The parasite that causes malaria has become resistant to the usual antimalarial drugs. only 10 percent of the world's population was at risk of catching this disease in 1960, but today that number has grown to 40 percent. The number of deaths worldwide is very high, up to 2.4 million a year.

Most of the deaths occur in children under age five in Africa.


Malaria is caused by four different species of the Plasmodium parasite transmitted by the Anopheles mosquito. The deadliest parasite causing the sometimes-fatal version of malaria is Plasmodium falciparum; others are P. vivas, P. malariae, and P. ovale.

Parasites in the blood of an infected child are taken into the stomach of the mosquito as it feeds; when the mosquito bites a person, parasites are injected into the person's bloodstream, migrating to the liver and other organs. After an incubation period, parasites return to the blood and invade the red blood cells. At this point, symptoms appear. Rapid multiplication of the parasites destroys the red cells and releases more parasites capable of infecting other cells. This leads to the shivering, fever, and sweating that are the hallmarks of the disease.

The mature parasites remain in the blood and do not reinvade the liver, although a few may remain behind in the liver in a dormant state. These can be released months or years later, causing a relapse of malaria in people who thought they were cured.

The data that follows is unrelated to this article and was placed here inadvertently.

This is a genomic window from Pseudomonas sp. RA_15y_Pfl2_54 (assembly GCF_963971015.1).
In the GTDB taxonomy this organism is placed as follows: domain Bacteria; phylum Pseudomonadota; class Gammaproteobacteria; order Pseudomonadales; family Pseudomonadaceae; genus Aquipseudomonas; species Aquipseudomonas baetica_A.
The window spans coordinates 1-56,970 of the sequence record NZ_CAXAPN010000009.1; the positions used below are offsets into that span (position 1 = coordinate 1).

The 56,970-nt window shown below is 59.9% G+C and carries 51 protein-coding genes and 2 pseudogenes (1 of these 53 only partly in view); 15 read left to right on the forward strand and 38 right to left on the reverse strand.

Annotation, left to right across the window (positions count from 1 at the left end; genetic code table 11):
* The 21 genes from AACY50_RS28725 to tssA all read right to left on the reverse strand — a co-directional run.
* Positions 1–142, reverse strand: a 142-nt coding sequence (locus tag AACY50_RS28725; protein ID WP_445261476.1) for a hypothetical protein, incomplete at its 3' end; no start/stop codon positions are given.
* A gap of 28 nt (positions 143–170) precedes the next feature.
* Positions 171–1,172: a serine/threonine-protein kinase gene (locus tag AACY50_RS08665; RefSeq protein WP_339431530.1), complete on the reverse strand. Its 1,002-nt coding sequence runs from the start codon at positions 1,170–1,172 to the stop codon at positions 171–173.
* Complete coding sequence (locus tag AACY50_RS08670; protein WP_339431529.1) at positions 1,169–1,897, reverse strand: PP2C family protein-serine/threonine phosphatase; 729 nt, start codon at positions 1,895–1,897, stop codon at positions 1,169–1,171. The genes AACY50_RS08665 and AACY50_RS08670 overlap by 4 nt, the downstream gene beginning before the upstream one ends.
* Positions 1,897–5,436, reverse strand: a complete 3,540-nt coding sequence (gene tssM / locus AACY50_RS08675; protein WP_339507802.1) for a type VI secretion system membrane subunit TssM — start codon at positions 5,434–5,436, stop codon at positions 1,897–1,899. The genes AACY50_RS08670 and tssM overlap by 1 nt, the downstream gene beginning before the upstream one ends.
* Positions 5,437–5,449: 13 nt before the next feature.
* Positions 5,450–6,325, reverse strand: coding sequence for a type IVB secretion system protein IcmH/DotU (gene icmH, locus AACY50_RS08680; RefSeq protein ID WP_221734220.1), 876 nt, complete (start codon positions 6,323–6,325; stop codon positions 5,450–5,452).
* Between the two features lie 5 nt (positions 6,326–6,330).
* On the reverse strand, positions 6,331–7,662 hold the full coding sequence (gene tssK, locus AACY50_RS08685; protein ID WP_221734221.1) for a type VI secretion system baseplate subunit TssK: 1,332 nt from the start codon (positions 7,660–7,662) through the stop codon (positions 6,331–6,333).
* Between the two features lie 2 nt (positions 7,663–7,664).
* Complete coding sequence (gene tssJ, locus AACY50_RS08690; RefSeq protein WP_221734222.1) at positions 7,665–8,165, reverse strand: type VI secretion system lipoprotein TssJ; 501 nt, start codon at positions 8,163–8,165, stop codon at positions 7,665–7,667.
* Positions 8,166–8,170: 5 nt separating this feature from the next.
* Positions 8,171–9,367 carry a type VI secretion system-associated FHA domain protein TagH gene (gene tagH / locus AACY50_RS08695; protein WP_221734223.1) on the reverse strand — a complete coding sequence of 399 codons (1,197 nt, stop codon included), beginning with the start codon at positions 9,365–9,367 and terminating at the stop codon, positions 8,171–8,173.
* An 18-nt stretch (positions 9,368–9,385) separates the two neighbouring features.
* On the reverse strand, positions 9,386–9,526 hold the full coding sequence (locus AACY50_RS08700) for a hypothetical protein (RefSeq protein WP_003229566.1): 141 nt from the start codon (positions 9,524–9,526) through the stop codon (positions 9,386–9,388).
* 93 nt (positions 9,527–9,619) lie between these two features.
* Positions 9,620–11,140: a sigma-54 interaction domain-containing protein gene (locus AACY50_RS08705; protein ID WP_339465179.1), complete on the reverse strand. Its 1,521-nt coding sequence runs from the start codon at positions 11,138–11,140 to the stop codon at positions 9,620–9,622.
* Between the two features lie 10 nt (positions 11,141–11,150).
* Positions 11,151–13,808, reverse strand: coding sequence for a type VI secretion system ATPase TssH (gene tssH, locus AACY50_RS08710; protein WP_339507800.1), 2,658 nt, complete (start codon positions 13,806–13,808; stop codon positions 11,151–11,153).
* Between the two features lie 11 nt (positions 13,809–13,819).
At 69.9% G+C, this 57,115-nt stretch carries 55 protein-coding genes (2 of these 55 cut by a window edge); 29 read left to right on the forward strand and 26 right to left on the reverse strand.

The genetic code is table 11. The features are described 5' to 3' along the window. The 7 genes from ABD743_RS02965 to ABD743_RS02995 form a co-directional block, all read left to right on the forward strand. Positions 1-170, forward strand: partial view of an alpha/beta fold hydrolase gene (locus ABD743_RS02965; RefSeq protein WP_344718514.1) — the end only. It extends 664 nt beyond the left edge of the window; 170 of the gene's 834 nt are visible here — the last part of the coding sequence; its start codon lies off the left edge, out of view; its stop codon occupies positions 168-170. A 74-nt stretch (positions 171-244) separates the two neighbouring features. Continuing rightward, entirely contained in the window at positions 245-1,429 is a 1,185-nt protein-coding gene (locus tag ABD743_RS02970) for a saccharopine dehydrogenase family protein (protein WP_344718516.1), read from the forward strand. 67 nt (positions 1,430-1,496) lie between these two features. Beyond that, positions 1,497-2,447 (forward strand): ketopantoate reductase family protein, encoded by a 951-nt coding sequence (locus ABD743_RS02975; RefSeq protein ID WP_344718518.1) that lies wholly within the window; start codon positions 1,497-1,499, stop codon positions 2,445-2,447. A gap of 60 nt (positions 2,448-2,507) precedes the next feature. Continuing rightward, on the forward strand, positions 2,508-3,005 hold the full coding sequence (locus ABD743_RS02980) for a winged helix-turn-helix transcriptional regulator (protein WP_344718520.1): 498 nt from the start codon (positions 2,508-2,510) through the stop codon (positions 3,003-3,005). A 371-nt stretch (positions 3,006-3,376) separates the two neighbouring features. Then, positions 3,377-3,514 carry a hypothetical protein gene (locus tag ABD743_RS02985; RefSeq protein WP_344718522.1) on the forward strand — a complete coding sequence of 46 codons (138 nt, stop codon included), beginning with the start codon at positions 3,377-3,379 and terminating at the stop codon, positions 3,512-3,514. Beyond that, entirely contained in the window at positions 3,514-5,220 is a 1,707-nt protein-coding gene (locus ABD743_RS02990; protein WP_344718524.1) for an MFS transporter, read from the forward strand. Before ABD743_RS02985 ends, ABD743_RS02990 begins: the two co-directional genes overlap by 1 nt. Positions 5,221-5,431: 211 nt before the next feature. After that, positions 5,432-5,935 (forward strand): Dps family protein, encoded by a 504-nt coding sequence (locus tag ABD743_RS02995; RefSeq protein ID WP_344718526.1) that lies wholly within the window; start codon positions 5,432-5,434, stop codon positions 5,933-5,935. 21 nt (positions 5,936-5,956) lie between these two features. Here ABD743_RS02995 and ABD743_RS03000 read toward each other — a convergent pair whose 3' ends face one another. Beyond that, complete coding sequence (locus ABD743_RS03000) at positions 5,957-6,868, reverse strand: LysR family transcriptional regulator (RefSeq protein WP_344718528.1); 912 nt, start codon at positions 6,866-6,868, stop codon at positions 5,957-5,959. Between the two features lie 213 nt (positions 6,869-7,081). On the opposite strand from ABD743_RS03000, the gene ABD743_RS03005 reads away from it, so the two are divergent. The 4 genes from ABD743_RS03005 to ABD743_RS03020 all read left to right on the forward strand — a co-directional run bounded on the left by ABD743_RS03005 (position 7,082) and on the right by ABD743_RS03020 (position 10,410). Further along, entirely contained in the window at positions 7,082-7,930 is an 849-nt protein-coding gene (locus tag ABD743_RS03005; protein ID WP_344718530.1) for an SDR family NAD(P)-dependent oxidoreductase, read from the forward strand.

Symptoms symptoms vary and may appear from eight to 12 days after a bite (falciparum malaria) to as many as 30 days for other types. Early signs may mimic the flu, with fever, chills, headache, muscle aches, and malaise. As each new batch of parasites is released, symptoms of shivering and fever reappear. The interval between fever attacks is different in different types of malaria.

In the most serious form of malaria (falciparum malaria), red blood cells become sticky, blocking and damaging the small blood vessels to the brain, kidney, and lungs. Patients with this variety can die within several days without antibiotics. Irreversible complications can appear suddenly. Malaria is more severe in children; more than 10 percent of untreated children will die.

Anyone who becomes ill with chills and fever after being in an area where malaria is endemic must see a doctor immediately. Delaying treatment of falciparum malaria can be fatal.